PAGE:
CEOCFO: What was the biggest challenge in putting together the different technologies and what have you figured out that other people are not doing or have not thought of doing?

Mr. Krifuks: People tend to think about each technology separately; we think that integration of technologies provided, of course, that each one of them works is the key to putting together truly sustainable projects. The projects must be technically feasible and must make economic sense! The other challenge was to partner with the right investors. From beginning to commercial production, it takes years for industrial technologies to develop, and we very much appreciate all the help we have received from the financial and non-financial partners that have joined the effort and are patient enough with us as we go through integration cycles that we have to go through as a technology company.

CEOCFO: Is the public paying attention?

Mr. Krifuks: There is definitely public interest. We thought that the issues surrounding Solyndra would negatively affect our industry but it really did not do as much harm as weve anticipated. We hope that there will be loan guarantee program for biofuels and renewable energy soon. We think a great program cannot be spoiled because of one bad apple. We feel we have the technology and that it will be much in demand. We have to make one more step and do this five megawatt/three million gallon a year facility and then from that point on, we will not need that much help from the public as the projects will be fully sustainable on their own.

CEOCFO: How do you protect the ideas that you have developed?

Mr. Krifuks: By absolutely having a strong intellectual property strategy which means a combination of patents and trade secrets! This is how we protect ourselves and our investors who come onboard. The intellectual property on the algae side is mainly the trade secrets/know-how and a few patents. On the waste heat electricity side, patents are the way to go.

CEOCFO: Does AFS BioOil have the funding to complete the upcoming project or is that still in the works?

Mr. Krifuks: We have a few avenues and are currently selecting the most beneficial path for the company.

CEOCFO: How do you reach potential investors?

Mr. Krifuks: The customers and the owners of the future systems are the primary targets, so it is strategic partnerships, private individuals, and institutional funds. People who are interested in developing next generation fuels and electricity projects usually speak about their plans. We find these people, contact them, and get them into the conversation.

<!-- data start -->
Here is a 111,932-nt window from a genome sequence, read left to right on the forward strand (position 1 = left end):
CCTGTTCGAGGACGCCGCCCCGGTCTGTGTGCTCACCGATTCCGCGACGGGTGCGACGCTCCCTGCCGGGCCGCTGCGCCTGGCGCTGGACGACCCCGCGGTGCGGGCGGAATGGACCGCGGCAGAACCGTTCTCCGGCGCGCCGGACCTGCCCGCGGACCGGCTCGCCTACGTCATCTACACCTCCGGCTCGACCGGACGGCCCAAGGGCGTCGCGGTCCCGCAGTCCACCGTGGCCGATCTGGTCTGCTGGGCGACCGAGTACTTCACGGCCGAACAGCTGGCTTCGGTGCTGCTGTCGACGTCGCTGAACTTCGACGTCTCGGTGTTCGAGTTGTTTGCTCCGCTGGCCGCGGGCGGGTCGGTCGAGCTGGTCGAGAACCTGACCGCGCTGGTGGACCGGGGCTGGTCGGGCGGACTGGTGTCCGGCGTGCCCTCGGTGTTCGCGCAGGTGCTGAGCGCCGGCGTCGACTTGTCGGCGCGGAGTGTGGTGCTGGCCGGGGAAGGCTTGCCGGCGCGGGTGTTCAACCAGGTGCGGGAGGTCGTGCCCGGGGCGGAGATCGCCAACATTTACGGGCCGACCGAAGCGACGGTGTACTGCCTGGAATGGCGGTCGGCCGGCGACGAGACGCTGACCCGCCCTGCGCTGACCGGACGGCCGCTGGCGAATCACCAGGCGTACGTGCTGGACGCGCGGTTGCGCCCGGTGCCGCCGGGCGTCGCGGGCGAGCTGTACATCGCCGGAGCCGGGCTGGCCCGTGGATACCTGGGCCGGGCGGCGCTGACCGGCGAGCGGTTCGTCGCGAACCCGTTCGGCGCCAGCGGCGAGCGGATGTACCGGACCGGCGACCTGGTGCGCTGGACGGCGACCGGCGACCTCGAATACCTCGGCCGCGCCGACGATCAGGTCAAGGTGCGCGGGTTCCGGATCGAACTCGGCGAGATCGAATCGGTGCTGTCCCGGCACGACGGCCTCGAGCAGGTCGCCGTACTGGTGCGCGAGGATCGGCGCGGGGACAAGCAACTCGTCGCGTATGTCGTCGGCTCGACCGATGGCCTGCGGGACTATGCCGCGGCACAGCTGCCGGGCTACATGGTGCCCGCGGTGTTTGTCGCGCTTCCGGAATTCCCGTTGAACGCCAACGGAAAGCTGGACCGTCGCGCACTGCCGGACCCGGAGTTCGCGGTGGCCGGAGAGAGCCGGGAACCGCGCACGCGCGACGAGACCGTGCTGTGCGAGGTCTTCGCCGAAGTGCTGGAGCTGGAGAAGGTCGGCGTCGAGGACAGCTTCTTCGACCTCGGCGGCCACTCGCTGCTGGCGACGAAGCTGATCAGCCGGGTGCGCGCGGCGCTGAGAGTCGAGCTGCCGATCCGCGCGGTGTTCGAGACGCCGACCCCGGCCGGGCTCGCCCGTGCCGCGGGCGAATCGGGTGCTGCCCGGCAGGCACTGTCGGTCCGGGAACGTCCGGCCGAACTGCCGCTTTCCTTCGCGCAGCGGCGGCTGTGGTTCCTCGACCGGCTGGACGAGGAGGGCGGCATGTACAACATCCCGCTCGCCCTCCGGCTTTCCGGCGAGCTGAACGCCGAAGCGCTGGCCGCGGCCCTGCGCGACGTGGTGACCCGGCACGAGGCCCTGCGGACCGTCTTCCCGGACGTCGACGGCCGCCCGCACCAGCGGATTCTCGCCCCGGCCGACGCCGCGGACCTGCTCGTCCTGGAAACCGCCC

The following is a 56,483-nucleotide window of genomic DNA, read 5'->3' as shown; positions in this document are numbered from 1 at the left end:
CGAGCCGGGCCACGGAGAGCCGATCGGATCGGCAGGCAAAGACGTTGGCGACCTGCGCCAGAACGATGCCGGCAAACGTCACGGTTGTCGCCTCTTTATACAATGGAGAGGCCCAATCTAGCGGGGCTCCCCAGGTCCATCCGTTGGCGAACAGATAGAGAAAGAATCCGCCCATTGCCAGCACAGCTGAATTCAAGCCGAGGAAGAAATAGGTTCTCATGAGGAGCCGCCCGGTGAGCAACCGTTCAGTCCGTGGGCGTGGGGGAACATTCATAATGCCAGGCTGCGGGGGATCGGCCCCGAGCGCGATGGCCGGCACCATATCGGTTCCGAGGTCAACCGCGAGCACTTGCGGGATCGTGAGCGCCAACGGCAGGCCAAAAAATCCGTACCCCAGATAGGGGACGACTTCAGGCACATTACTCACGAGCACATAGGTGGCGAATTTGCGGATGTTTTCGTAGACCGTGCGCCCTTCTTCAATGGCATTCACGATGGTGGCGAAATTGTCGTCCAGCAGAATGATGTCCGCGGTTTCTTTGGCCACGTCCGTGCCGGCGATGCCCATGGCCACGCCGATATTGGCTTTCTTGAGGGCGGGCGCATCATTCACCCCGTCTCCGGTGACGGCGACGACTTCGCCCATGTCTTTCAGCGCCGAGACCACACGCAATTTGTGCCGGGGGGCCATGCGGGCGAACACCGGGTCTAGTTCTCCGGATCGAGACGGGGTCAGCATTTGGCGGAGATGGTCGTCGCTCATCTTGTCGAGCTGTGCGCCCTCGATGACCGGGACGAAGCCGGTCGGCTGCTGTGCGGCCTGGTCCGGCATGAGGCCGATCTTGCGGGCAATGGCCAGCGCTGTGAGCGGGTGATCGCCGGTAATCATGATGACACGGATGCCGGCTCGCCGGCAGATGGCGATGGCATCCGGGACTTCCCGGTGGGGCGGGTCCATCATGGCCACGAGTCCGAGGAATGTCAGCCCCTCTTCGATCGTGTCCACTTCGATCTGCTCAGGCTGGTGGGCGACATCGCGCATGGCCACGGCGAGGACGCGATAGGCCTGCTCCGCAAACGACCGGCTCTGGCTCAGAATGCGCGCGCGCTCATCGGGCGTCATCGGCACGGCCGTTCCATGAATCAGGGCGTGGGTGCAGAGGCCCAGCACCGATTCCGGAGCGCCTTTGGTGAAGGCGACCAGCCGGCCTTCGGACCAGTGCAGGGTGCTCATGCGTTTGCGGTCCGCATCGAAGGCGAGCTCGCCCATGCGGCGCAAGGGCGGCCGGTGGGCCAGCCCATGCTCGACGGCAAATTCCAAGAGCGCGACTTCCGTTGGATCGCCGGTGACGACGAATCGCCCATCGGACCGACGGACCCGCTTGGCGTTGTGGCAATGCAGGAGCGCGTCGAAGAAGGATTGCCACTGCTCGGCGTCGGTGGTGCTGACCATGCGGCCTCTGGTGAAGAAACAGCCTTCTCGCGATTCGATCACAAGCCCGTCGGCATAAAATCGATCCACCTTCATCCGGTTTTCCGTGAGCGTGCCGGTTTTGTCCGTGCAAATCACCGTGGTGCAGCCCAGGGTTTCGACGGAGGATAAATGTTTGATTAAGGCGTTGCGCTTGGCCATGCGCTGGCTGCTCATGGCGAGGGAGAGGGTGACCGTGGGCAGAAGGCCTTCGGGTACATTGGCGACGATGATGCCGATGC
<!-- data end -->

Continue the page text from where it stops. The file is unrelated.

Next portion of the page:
CEOCFO: Are there any challenges that you are on the lookout for as you start to develop the project?

Mr. Krifuks: Absolutely! It is not the technology per se; one of the challenges is getting the permits to get the projects completed. We hear about solar projects such as in the Mohave Desert in California, and it takes developers a few years to get the permits... If you cannot get a permit during the time that you do the detailed engineering in say six months, any longer time can kill the project altogether and that is one of the major concerns that we have.


CEOCFO: Why should investors pay attention to AFS BioOil?

Mr. Krifuks: People should pay attention because our projects will produce biofuels below $2 a gallon and waste heat electricity below $0.06 per kilowatt hour. These are the systems of the future. It is really the integration of those two systems, which makes it work. From an economic standpoint, instead of developing separate projects you put them together on the same footprint, minimizing the cost of infrastructure and making the integrated project more flexible to withstand market volatility. We use CO2 from a power plant, water from a wastewater treatment plant to produce fuels and waste heat from the same power plant to produce electricity. Our projects create local jobs, improve economy and help our great country to become more energy independent from foreign oil. Everybody should pay attention!


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People should pay attention because our projects will produce biofuels below $2 a gallon and waste heat electricity below $0.06 per kilowatt hour. These are the systems of the future. - Vadim Krifuks does not purchase or make
recommendation on stocks based on the interviews published.